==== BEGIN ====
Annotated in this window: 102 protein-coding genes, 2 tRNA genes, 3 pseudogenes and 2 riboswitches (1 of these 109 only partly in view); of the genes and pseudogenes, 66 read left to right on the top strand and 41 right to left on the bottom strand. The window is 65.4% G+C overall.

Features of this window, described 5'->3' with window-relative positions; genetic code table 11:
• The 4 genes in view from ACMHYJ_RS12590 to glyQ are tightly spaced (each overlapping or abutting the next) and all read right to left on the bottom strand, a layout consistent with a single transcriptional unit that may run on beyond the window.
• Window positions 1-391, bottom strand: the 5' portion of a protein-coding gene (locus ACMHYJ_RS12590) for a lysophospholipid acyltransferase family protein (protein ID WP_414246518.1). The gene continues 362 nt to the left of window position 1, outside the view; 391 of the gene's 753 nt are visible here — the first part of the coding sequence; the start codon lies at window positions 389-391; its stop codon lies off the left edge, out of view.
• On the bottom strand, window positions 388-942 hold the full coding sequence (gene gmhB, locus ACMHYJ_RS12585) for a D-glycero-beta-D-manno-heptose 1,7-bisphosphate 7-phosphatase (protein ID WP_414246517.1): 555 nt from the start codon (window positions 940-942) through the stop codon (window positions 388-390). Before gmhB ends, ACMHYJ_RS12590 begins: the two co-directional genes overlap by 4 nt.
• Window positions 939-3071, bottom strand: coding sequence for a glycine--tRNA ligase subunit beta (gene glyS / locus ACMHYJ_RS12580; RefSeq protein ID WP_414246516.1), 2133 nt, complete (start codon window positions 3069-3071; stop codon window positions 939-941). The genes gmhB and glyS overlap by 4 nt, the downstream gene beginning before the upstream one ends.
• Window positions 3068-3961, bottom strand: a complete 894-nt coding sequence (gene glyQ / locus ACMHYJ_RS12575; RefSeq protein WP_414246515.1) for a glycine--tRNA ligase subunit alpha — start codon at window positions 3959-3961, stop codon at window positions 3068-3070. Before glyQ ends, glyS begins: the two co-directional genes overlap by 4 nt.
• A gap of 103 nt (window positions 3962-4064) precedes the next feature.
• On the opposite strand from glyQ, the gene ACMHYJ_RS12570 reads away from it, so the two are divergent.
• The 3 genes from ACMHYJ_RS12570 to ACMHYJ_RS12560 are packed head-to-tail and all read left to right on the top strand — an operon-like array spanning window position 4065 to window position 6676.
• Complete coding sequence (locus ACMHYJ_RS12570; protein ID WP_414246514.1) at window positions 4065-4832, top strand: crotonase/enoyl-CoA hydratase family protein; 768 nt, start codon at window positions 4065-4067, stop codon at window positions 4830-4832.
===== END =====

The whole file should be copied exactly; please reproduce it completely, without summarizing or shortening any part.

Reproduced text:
Annotated in this window: 102 protein-coding genes, 2 tRNA genes, 3 pseudogenes and 2 riboswitches (1 of these 109 only partly in view); of the genes and pseudogenes, 66 read left to right on the top strand and 41 right to left on the bottom strand. The window is 65.4% G+C overall.

Features of this window, described 5'->3' with window-relative positions; genetic code table 11:
• The 4 genes in view from ACMHYJ_RS12590 to glyQ are tightly spaced (each overlapping or abutting the next) and all read right to left on the bottom strand, a layout consistent with a single transcriptional unit that may run on beyond the window.
• Window positions 1-391, bottom strand: the 5' portion of a protein-coding gene (locus ACMHYJ_RS12590) for a lysophospholipid acyltransferase family protein (protein ID WP_414246518.1). The gene continues 362 nt to the left of window position 1, outside the view; 391 of the gene's 753 nt are visible here — the first part of the coding sequence; the start codon lies at window positions 389-391; its stop codon lies off the left edge, out of view.
• On the bottom strand, window positions 388-942 hold the full coding sequence (gene gmhB, locus ACMHYJ_RS12585) for a D-glycero-beta-D-manno-heptose 1,7-bisphosphate 7-phosphatase (protein ID WP_414246517.1): 555 nt from the start codon (window positions 940-942) through the stop codon (window positions 388-390). Before gmhB ends, ACMHYJ_RS12590 begins: the two co-directional genes overlap by 4 nt.
• Window positions 939-3071, bottom strand: coding sequence for a glycine--tRNA ligase subunit beta (gene glyS / locus ACMHYJ_RS12580; RefSeq protein ID WP_414246516.1), 2133 nt, complete (start codon window positions 3069-3071; stop codon window positions 939-941). The genes gmhB and glyS overlap by 4 nt, the downstream gene beginning before the upstream one ends.
• Window positions 3068-3961, bottom strand: a complete 894-nt coding sequence (gene glyQ / locus ACMHYJ_RS12575; RefSeq protein WP_414246515.1) for a glycine--tRNA ligase subunit alpha — start codon at window positions 3959-3961, stop codon at window positions 3068-3070. Before glyQ ends, glyS begins: the two co-directional genes overlap by 4 nt.
• A gap of 103 nt (window positions 3962-4064) precedes the next feature.
• On the opposite strand from glyQ, the gene ACMHYJ_RS12570 reads away from it, so the two are divergent.
• The 3 genes from ACMHYJ_RS12570 to ACMHYJ_RS12560 are packed head-to-tail and all read left to right on the top strand — an operon-like array spanning window position 4065 to window position 6676.
• Complete coding sequence (locus ACMHYJ_RS12570; protein ID WP_414246514.1) at window positions 4065-4832, top strand: crotonase/enoyl-CoA hydratase family protein; 768 nt, start codon at window positions 4065-4067, stop codon at window positions 4830-4832.